February 1, 2008
Deborah Cassell, managing editor
Are you one with wasabi, a devotee of chipotle or perhaps a jalapeño hottie? Me, I’m mangolicious ... at least, according to Kettle Foods.
Inspired by the company’s 2008 People’s Choice campaign, I decided to host my own “Fire and Spice” chip-tasting party at work, inviting my colleagues to “go down the rabbit hole to another dimension of spice.”
As instructed by Kettle literature, I advised my co-workers to cool their tongues in between chips by drinking milk or eating bread (I provided crackers) while sampling the five hot flavors on trial: Wicked Hot Sauce, Mango Chili (my fave), Jalapeño Salsa Fresca, Orange Ginger Wasabi and Death Valley Chipotle.
The results of my small, unscientific poll? Editors from BNP Media named Wicked Hot Sauce the winner, followed by Jalapeño Salsa Fresca and Mango Chili (did I mention this was my fave?).
Interestingly enough, Kettle’s recently revealed results yielded a different favorite: Death Valley Chipotle. “With heat that’s slow to burn and full of flavor,” the variety earned an average score of 3.66 out of a possible 5, beating the runner-up, Jalapeño Salsa Fresca, by a mere .12 points. Mango Chili came in third.
I’m not sure what accounted for the difference in these polls, other than the fact that mine included just 15 people, compared to 13,000 in the official online vote at www.KettleFoods.com. But the overall consensus was the same: Kettle makes a great chip.
Just ask Herbie, one of the brand’s biggest fans. In addition to the scores of letters Kettle has gotten from consumers of all ages (including one kid who wrote “Kettle Chips rule!”), the company once received a card from Chimps Inc., Bend, Ore., featuring a photo of one resident noshing on Kettle Brand’s Yogurt & Green Onion variety.
Someone should send Herbie a bag of Mango Chili chips while they’re still available for purchase. Mangolicious, indeed ...
Chip Off the Ol’ Block
On a family vacation last year to San Antonio, Texas — host of SNAXPO 2008, to be held March 1-4 — my brother told my then five-year-old nephew Christian a tall tale in an effort to get him to eat his vegetables.
Having spent four days down South eating nothing but fajitas, quesadillas, chicken fingers and other bread-based fried foods (either covered in cheese or dipped in ketchup), we arrived on Fat Tuesday, no less, at a German deli called Shiloh’s. There, Christian ordered a ham-and-cheese sandwich with potato chips and (after some prodding) green beans on the side. I watched as he ate chip after chip, paying no heed whatsoever to the rest of his plate, until my brother took notice.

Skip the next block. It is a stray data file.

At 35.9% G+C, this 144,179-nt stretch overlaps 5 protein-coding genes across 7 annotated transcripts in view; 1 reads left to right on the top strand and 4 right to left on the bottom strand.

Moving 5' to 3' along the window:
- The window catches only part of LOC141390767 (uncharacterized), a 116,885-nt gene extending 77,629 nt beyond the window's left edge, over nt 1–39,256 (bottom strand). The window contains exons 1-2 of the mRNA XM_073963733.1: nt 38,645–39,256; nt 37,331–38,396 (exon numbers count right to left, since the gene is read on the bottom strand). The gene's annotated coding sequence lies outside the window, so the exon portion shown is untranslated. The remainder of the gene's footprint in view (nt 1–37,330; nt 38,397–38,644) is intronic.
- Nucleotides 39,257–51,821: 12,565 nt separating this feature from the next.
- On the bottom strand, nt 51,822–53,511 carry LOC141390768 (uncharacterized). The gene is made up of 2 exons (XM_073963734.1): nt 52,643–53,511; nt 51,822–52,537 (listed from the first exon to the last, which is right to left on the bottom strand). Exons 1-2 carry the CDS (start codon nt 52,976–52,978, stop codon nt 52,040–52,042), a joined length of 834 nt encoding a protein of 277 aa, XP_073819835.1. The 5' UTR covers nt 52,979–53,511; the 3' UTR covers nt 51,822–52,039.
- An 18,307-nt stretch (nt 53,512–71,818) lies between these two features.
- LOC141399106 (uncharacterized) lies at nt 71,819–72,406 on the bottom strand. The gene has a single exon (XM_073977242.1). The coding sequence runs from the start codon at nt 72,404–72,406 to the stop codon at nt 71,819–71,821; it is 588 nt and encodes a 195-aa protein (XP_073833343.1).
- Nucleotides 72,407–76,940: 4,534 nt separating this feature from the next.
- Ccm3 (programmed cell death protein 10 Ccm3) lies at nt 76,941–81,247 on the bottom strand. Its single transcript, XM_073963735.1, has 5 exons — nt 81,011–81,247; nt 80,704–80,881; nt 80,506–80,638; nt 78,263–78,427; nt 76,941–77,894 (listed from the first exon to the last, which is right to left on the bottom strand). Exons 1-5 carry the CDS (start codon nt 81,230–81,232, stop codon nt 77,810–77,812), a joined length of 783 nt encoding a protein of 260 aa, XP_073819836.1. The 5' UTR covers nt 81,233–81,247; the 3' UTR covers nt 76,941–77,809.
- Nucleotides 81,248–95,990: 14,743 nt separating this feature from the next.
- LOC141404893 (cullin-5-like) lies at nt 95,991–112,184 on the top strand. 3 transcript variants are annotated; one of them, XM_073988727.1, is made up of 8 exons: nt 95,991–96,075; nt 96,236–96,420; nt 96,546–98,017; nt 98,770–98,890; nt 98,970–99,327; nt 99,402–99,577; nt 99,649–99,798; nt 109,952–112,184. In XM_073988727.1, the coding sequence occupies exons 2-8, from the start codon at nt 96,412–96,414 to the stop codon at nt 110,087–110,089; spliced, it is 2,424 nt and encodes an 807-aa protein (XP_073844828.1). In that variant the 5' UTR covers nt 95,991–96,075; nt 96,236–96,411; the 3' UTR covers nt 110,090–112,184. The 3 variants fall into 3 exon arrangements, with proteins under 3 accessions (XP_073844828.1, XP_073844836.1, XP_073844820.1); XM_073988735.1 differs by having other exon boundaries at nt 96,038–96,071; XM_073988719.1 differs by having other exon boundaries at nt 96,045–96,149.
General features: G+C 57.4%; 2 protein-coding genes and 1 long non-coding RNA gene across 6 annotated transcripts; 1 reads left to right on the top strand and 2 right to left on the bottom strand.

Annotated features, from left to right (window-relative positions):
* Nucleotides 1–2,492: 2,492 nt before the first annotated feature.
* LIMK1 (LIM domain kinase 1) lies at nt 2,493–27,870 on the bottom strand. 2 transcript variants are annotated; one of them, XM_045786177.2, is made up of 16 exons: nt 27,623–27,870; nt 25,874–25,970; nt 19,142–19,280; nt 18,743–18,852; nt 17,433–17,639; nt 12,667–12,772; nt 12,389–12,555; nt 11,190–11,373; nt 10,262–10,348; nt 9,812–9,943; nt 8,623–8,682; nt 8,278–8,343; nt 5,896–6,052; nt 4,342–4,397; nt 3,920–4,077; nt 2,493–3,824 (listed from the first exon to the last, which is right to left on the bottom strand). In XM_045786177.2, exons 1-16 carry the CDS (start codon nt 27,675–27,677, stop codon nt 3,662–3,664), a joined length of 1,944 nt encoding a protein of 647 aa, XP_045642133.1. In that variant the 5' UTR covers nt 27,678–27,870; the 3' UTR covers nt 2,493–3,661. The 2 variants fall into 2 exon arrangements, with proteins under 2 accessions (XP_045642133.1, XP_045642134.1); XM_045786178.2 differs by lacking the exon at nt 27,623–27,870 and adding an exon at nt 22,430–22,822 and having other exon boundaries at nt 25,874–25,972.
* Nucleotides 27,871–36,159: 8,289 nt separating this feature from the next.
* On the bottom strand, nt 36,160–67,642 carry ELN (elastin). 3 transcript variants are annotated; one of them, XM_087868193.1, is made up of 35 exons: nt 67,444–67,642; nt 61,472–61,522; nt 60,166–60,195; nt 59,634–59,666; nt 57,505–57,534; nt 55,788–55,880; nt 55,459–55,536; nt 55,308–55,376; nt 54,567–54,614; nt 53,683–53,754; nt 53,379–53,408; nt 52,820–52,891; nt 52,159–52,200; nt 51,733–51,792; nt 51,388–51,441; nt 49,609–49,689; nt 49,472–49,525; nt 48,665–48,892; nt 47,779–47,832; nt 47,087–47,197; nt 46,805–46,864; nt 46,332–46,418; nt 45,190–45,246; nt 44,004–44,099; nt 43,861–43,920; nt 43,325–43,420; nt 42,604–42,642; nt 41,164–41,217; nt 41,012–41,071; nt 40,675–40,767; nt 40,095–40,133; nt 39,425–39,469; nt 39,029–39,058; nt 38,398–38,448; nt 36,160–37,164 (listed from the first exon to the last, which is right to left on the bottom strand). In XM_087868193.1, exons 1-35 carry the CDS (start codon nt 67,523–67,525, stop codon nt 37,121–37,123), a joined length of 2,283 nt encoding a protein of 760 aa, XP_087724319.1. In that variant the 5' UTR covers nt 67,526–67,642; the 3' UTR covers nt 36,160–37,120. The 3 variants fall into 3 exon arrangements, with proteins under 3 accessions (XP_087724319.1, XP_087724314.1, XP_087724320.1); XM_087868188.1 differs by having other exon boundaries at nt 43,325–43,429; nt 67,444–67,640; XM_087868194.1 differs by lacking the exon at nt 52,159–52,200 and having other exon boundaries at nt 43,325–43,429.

“Christian, you need to eat some of your sandwich,” he told his son.
“Christian, have some green beans.”
My nephew ignored him.
“Christian ... you’ve done nothing but eat chips and fries on this trip,” my brother said, taking a new approach. “Do you know what happens to little boys who eat nothing but potato chips?”
This caught the kid’s attention.
“What happens?” he asked, his curiosity now piqued.
“Once, there was a little boy who ate nothing but potato chips,” said Michael, straight-faced, “and one morning, he woke up to find that his ears had turned into potato chips.”
I chuckled at my nephew’s expression. He looked skeptical, yet hesitant to eat another chip.
“Is that true?” he asked.
“Well, if you keep eating those chips, you’ll find out.”
Christian wrinkled his forehead and eyed his plate. “But is that true?”
“You’ll have to wait and see,” Michael told him. “But if you want to save yourself, you’ll eat some of those green beans.”
Christian paused for a moment before dropping the chip and taking a forkful of his vegetables, which he proceeded to shovel in, occasionally pulling on his ears after my brother said they were “starting to look wrinkled, like chips.”
At one point, Christian turned to my sister-in-law for help.
“Is it true, Mama?” he asked.
“I don’t know,” she answered. “You’ll have to ask your father.”
We continued to taunt the poor little guy for at least 15 minutes as he ate green bean after green bean, neglecting his chips together, until my brother finally cracked.
“Is it true, Dad?” Christian asked for the hundredth time.
“No, Christian,” Michael said, laughing. “But I got you to eat some green beans, didn’t I?”
Editor’s Note: Celebrate National Potato Chip Day on March 14 by snacking on your favorite variety. I recommend Kettle Brand Honey Dijon (“tangy mustard seeks LOVE at first bite”).